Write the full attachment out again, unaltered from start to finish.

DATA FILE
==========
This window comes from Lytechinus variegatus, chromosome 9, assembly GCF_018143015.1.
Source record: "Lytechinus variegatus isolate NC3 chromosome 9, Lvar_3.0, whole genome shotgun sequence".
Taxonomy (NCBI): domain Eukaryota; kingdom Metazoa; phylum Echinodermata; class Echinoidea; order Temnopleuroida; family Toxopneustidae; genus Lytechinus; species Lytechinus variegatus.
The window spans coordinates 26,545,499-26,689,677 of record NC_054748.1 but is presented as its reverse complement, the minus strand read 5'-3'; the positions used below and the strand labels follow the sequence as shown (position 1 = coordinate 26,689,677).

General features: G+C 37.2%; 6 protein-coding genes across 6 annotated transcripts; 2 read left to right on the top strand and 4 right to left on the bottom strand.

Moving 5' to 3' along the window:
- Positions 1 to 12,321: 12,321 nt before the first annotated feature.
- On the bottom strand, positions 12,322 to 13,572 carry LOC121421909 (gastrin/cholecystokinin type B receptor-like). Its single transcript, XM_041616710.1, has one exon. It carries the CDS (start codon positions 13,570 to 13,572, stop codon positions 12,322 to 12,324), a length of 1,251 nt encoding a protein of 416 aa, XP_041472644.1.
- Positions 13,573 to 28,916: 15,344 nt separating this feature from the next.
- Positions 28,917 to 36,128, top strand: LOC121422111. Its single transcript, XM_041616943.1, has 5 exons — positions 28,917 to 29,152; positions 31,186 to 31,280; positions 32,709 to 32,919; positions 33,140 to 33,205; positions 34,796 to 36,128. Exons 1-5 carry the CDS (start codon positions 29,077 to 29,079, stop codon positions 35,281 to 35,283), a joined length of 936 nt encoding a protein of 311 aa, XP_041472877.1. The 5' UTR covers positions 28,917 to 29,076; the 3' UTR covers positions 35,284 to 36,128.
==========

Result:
This window comes from Lytechinus variegatus, chromosome 9, assembly GCF_018143015.1.
Source record: "Lytechinus variegatus isolate NC3 chromosome 9, Lvar_3.0, whole genome shotgun sequence".
Taxonomy (NCBI): domain Eukaryota; kingdom Metazoa; phylum Echinodermata; class Echinoidea; order Temnopleuroida; family Toxopneustidae; genus Lytechinus; species Lytechinus variegatus.
The window spans coordinates 26,545,499-26,689,677 of record NC_054748.1 but is presented as its reverse complement, the minus strand read 5'-3'; the positions used below and the strand labels follow the sequence as shown (position 1 = coordinate 26,689,677).

General features: G+C 37.2%; 6 protein-coding genes across 6 annotated transcripts; 2 read left to right on the top strand and 4 right to left on the bottom strand.

Moving 5' to 3' along the window:
- Positions 1 to 12,321: 12,321 nt before the first annotated feature.
- On the bottom strand, positions 12,322 to 13,572 carry LOC121421909 (gastrin/cholecystokinin type B receptor-like). Its single transcript, XM_041616710.1, has one exon. It carries the CDS (start codon positions 13,570 to 13,572, stop codon positions 12,322 to 12,324), a length of 1,251 nt encoding a protein of 416 aa, XP_041472644.1.
- Positions 13,573 to 28,916: 15,344 nt separating this feature from the next.
- Positions 28,917 to 36,128, top strand: LOC121422111. Its single transcript, XM_041616943.1, has 5 exons — positions 28,917 to 29,152; positions 31,186 to 31,280; positions 32,709 to 32,919; positions 33,140 to 33,205; positions 34,796 to 36,128. Exons 1-5 carry the CDS (start codon positions 29,077 to 29,079, stop codon positions 35,281 to 35,283), a joined length of 936 nt encoding a protein of 311 aa, XP_041472877.1. The 5' UTR covers positions 28,917 to 29,076; the 3' UTR covers positions 35,284 to 36,128.